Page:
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Eat and run (vegan-style)

Eat and run (vegan-style)

Around 550,000 people in the country follow a vegan diet and never consume any animal products (so no meat, fish, dairy or honey). That’s three and half times as many following a plant-based as there were in 2006. Has the time of the vegan has arrived?! For ethical reasons, I was vegetarian for a long time before becoming vegan. Eventually, I followed the logic of my convictions and avoided anything from animals.


So what does a vegan diet mean for athletes and active amateurs? Can vegans run and ride as quickly, as strongly, as far as everyone else? One clue to the answer is to look at professional athletes who are vegan. These include Jermaine Defoe, David Haye, Scott Jurek, Carl Lewis, Serena and Venus Williams. So, if they can do it, can the rest of us mere mortals?


I’m not a nutritionist but I’ve read, listened and taken advice to try and find what works for me. The foundation of a good vegan diet is based on grains, potatoes, fruits, vegetables, beans and pulses, getting the right balance of carbs, protein and the right kind of fats. If you can't cook, this might be just the excuse you need to learn! Check out the link at the bottom for some recipes to get you started.


One of the issues that concern people when becoming vegan is where to find sources of protein – we know how important that is for athletes. There's no need to worry, there are plenty of complete sources of plant-based protein that we can eat. I try and include soya milk (which I love!), green peas, spinach, broccoli, lentils, chick peas, tofu, quinoa, pumpkin or chia seeds. It can help to keep a rough track of what you’re eating at first, just to check you’re getting what you need (I really like the free app MyFitnessPal).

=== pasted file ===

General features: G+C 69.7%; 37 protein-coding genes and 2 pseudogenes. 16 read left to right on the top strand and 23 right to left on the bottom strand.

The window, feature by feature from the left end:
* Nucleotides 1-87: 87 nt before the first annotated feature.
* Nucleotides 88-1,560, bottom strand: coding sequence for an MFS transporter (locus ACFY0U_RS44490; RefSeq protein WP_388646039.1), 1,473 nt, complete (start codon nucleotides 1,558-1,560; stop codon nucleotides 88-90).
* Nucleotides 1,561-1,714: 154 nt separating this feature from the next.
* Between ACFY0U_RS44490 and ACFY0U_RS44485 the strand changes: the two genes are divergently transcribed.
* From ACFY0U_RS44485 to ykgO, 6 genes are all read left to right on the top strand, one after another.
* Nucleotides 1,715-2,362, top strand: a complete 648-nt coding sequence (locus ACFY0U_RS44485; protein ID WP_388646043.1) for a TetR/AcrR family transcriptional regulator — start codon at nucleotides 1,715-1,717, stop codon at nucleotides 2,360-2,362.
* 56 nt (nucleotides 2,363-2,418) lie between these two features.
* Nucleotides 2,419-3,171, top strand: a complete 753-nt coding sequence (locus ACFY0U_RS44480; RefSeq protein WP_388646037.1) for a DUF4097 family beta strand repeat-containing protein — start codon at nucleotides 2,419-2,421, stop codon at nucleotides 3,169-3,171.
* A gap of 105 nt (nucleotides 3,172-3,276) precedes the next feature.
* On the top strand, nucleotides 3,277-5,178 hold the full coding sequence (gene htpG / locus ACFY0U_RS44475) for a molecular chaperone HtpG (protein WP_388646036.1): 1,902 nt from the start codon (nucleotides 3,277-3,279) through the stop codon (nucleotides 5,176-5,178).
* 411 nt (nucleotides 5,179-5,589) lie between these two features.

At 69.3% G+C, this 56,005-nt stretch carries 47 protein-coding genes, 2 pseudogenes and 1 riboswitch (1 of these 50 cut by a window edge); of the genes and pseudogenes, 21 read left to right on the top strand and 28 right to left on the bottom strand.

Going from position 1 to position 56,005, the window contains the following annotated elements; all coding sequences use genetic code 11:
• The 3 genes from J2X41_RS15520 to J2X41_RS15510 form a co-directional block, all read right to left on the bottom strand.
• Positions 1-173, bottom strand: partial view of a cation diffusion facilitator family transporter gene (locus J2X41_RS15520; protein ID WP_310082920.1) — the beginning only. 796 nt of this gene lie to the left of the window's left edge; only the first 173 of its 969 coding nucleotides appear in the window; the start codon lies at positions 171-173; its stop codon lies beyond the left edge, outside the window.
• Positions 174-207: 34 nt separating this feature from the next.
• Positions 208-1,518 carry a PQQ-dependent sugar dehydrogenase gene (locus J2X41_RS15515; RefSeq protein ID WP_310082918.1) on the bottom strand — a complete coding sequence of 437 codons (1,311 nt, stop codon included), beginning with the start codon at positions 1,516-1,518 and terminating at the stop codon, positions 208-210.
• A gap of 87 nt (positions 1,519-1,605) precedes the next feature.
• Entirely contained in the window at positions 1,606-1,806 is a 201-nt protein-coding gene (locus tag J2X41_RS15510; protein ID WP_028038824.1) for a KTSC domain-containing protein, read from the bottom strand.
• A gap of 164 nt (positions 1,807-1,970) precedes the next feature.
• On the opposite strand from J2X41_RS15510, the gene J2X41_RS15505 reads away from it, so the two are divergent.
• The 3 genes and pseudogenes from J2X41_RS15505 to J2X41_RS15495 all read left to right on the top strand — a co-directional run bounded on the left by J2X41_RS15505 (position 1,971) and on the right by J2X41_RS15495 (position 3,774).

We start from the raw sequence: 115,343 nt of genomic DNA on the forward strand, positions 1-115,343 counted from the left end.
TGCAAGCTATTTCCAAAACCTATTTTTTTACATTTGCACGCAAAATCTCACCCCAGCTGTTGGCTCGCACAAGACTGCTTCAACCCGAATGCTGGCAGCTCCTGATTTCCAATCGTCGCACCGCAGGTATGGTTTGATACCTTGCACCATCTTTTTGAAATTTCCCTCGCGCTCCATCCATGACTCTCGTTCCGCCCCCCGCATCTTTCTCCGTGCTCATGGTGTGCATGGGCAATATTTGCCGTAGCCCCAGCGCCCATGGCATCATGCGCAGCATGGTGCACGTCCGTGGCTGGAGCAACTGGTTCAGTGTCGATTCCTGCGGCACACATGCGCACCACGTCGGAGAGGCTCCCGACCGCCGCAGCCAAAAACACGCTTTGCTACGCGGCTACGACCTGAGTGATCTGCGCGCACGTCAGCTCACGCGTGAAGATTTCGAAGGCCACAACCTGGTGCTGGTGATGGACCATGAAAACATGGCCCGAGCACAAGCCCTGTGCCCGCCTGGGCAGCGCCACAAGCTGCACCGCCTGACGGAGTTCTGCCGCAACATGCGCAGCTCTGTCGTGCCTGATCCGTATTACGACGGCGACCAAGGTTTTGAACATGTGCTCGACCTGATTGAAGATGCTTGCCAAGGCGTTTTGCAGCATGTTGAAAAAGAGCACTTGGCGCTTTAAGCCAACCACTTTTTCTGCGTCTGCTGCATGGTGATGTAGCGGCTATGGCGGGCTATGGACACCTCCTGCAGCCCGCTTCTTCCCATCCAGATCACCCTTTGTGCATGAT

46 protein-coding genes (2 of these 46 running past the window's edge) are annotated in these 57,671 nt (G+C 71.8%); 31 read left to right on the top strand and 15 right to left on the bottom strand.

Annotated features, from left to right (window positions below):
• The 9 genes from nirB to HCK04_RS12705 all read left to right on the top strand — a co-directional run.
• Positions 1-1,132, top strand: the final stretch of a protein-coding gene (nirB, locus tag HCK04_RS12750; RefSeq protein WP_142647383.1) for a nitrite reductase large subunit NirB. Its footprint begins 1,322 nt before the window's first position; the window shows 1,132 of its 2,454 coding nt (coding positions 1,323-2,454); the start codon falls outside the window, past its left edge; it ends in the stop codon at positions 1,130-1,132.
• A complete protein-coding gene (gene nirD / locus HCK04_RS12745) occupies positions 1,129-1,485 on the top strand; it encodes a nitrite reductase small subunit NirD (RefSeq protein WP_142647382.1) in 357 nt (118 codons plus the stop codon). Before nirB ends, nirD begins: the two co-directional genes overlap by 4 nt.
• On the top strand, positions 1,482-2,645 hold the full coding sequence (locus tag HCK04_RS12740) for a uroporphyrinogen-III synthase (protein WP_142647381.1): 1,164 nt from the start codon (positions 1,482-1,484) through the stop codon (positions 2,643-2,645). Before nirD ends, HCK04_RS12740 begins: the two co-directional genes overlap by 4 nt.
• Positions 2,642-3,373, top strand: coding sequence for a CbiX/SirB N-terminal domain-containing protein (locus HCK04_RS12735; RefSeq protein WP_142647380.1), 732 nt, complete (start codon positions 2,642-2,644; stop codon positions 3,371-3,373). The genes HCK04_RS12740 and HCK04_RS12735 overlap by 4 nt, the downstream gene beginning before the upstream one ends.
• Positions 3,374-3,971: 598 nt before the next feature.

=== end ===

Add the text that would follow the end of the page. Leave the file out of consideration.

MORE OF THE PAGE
Breakfast, the old saying goes, is the most important meal of the day. I like fortified breakfast cereals with soya milk. These cereals include vitamin B12, important for recovery from training, nerve function and the creation of oxygen carrying red blood cells. Porridge is always good, supplemented with fresh berries. I reviewed a great recipe for crunchy granola. Watch out for bought smoothies, though, as they can contain a lot of sugar - making your own is the best bet.


If you'e very active, you'll know how important recovery is. As well as getting enough rest, a vegan diet can also serve you well here - fruit, sweet potatoes, lentils, almonds and spinach are all good.


Little and often is the key for me, I’ve always been a bit of a grazer anyway. If you know you're going to be on the move, try preparing vegan snacks to take with you. It can be difficult to find things to eat in some places and real food is usually best anyway. Nuts and trail mix are good, rice cakes with peanut butter, but always check the ingredients and nutrition for any readymade snacks - I'm a fan of Go Bites energy balls which are all natural. Many of the high street sandwich shops are offering vegan options now - check out Pret A Manger (who deserve a cheer for leading the way!), The Coop, Caffè Nero, M&S. And you don’t even have to miss out on pizza! Stand up Pizza Express, Pizza Hut, Firezza!


I was vegetarian at a time when it made life awkward. Back then, I ate a lot of veggie lasagne! Being vegan now is definitely easier! But don't be too hard on yourself - enjoy what you eat, eat well and keep on running!


Thanks again to Harvey for a really interesting blog into the life of a vegan. You can follow Harvey on Twitter at 

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Happy running and be proud to be a runr!

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